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|Title:||Bioequivalence Assessment Of Topical Dermatological Dosage Forms|
|Guide(s):||Prof. Srinivas Patnala|
|Abstract:||There is an urgent need to bring topical generic drug products to the market. However, unlike generic oral dosage forms where standard bioequivalence procedures are based upon well-established procedures and regulatory guidelines, methods for the bioequivalence assessment of topical dosage forms, apart from topical corticosteroid products, have not yet been established. Currently, in most regulatory jurisdictions around the world, clinical end-point studies in patients are usually required. Hence, assessment of the in vivo local cutaneous bioavailability of skin targeted topical dermatological dosage forms is considered as the basis for bioequivalence evaluation between an appropriate topical reference product and the generic formulations. Establishing bioequivalence between topical products is necessary to ensure that patients receiving multisource drug products are assured of the same efficacy and safety as the brand product. Since locally acting topical formulations do not target the systemic circulation, conventional methods of assessing bioequivalence using plasma levels are not appropriate. Consequently, current regulatory guidelines require comparative clinical trials to be carried out to show bioequivalence between topical products. As these studies are very expensive and time consuming, the development of a more direct and relatively rapid and economical method for determining bioequivalence of topical products is required. I ABSTRACT The aim of this research is to develop and evaluate in vitro release testing (IVRT) and in vivo tape stripping (TS) techniques, to assess the dermal bioavailability and subsequent application for the bioequivalence assessment of acyclovir topical cream formulations. Acyclovir, indicated in the treatment of Herpes labialis (cold sores) is formulated as semi- solid topical dosage forms and marketed in various countries. Since the formulations of these acyclovir products may differ from country to country, this study was undertaken to compare the in vitro (IVRT) as well as in|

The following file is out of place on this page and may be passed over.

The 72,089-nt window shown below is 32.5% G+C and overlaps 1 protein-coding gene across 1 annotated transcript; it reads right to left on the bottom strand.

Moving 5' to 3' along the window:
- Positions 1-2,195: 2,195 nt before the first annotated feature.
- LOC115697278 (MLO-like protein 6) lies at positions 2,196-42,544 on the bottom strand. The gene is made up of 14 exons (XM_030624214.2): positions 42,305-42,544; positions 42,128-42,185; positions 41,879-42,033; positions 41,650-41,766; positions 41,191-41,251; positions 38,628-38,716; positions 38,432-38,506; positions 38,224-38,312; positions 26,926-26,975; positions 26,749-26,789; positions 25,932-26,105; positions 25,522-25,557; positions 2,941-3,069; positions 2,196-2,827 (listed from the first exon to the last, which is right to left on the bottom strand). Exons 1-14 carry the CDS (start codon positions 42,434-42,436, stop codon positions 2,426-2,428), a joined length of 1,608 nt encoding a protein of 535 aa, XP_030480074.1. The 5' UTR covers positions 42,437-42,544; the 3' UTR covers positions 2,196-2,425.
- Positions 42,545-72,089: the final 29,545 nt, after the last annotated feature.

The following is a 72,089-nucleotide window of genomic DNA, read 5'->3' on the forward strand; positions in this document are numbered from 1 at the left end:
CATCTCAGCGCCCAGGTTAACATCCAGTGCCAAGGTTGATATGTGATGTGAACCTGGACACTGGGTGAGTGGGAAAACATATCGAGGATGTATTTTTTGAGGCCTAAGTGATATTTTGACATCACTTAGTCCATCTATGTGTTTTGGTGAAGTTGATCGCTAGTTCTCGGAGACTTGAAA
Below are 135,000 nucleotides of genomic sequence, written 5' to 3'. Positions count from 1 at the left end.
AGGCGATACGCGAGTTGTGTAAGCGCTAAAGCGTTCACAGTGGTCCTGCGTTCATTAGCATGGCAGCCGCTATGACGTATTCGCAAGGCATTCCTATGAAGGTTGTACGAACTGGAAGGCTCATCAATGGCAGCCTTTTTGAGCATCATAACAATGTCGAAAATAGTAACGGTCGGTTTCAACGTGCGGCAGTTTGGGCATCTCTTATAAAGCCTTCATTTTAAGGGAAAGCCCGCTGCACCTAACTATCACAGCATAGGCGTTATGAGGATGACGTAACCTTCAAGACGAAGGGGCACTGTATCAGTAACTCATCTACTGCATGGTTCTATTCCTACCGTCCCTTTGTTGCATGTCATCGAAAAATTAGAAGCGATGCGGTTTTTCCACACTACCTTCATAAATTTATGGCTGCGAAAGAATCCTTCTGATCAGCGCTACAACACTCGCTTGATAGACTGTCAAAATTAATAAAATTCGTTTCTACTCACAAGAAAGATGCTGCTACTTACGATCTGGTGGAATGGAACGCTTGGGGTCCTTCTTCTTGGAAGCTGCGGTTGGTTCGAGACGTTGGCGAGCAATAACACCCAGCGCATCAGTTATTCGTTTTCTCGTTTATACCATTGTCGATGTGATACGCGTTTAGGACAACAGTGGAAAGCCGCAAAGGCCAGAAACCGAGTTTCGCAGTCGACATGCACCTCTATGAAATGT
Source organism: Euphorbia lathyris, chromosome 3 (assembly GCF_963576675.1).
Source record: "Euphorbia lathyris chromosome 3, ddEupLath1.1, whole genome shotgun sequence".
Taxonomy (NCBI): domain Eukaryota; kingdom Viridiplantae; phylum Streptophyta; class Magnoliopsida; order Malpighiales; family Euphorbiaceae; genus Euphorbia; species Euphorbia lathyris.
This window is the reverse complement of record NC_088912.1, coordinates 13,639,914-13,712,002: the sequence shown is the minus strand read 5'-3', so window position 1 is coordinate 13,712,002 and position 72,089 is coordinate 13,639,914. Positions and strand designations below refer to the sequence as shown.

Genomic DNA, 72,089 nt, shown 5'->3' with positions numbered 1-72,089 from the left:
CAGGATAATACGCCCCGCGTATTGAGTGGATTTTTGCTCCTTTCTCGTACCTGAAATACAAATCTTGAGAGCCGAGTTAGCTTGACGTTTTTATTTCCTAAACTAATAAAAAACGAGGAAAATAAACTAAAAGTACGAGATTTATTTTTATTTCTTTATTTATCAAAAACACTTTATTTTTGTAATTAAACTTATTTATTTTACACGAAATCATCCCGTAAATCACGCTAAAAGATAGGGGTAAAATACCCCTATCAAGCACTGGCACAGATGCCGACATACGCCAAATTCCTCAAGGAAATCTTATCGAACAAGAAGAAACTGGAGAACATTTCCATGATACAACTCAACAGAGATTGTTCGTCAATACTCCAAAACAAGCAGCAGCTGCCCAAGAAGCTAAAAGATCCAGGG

|Appears in Departments:||Faculty of Pharmacy|
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